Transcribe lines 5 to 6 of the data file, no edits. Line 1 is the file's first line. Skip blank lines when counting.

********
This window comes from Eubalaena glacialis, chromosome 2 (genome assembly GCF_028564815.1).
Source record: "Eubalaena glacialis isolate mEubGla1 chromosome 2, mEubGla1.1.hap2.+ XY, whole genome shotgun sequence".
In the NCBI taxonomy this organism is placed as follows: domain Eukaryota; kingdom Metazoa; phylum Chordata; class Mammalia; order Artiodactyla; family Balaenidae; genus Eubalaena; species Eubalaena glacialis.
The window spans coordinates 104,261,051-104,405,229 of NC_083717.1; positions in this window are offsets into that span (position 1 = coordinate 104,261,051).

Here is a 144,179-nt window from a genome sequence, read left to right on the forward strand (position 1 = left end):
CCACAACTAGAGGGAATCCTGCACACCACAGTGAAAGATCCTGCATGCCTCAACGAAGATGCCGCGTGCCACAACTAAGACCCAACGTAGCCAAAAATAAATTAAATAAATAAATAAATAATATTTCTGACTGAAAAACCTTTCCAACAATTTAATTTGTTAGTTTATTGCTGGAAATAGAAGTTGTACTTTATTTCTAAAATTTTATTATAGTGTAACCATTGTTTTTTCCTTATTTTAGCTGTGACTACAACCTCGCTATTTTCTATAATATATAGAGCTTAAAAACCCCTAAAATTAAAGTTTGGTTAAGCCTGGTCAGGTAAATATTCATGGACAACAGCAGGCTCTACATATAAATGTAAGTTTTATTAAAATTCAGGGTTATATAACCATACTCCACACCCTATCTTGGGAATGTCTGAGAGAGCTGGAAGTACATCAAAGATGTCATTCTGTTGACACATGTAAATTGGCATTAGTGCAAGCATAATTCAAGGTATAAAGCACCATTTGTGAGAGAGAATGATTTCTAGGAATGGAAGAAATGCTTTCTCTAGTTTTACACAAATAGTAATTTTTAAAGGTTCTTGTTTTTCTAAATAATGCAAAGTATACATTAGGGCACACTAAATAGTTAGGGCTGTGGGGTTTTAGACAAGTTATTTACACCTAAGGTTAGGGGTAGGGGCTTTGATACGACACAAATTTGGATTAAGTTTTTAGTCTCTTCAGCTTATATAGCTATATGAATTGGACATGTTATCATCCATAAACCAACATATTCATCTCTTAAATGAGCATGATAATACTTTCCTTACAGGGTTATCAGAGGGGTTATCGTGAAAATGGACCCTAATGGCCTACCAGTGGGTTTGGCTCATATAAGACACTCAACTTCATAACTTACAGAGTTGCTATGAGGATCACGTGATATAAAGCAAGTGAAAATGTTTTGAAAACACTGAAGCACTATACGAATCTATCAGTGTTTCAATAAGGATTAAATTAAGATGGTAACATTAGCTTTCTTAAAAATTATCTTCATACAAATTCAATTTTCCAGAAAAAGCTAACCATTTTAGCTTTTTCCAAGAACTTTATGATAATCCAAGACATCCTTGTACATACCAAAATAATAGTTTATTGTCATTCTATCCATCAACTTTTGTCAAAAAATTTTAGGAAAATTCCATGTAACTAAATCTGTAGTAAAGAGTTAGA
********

Here is a 144,179-nt window from a genome sequence, read left to right on the forward strand (position 1 = left end):
CCACAACTAGAGGGAATCCTGCACACCACAGTGAAAGATCCTGCATGCCTCAACGAAGATGCCGCGTGCCACAACTAAGACCCAACGTAGCCAAAAATAAATTAAATAAATAAATAAATAATATTTCTGACTGAAAAACCTTTCCAACAATTTAATTTGTTAGTTTATTGCTGGAAATAGAAGTTGTACTTTATTTCTAAAATTTTATTATAGTGTAACCATTGTTTTTTCCTTATTTTAGCTGTGACTACAACCTCGCTATTTTCTATAATATATAGAGCTTAAAAACCCCTAAAATTAAAGTTTGGTTAAGCCTGGTCAGGTAAATATTCATGGACAACAGCAGGCTCTACATATAAATGTAAGTTTTATTAAAATTCAGGGTTATATAACCATACTCCACACCCTATCTTGGGAATGTCTGAGAGAGCTGGAAGTACATCAAAGATGTCATTCTGTTGACACATGTAAATTGGCATTAGTGCAAGCATAATTCAAGGTATAAAGCACCATTTGTGAGAGAGAATGATTTCTAGGAATGGAAGAAATGCTTTCTCTAGTTTTACACAAATAGTAATTTTTAAAGGTTCTTGTTTTTCTAAATAATGCAAAGTATACATTAGGGCACACTAAATAGTTAGGGCTGTGGGGTTTTAGACAAGTTATTTACACCTAAGGTTAGGGGTAGGGGCTTTGATACGACACAAATTTGGATTAAGTTTTTAGTCTCTTCAGCTTATATAGCTATATGAATTGGACATGTTATCATCCATAAACCAACATATTCATCTCTTAAATGAGCATGATAATACTTTCCTTACAGGGTTATCAGAGGGGTTATCGTGAAAATGGACCCTAATGGCCTACCAGTGGGTTTGGCTCATATAAGACACTCAACTTCATAACTTACAGAGTTGCTATGAGGATCACGTGATATAAAGCAAGTGAAAATGTTTTGAAAACACTGAAGCACTATACGAATCTATCAGTGTTTCAATAAGGATTAAATTAAGATGGTAACATTAGCTTTCTTAAAAATTATCTTCATACAAATTCAATTTTCCAGAAAAAGCTAACCATTTTAGCTTTTTCCAAGAACTTTATGATAATCCAAGACATCCTTGTACATACCAAAATAATAGTTTATTGTCATTCTATCCATCAACTTTTGTCAAAAAATTTTAGGAAAATTCCATGTAACTAAATCTGTAGTAAAGAGTTAGA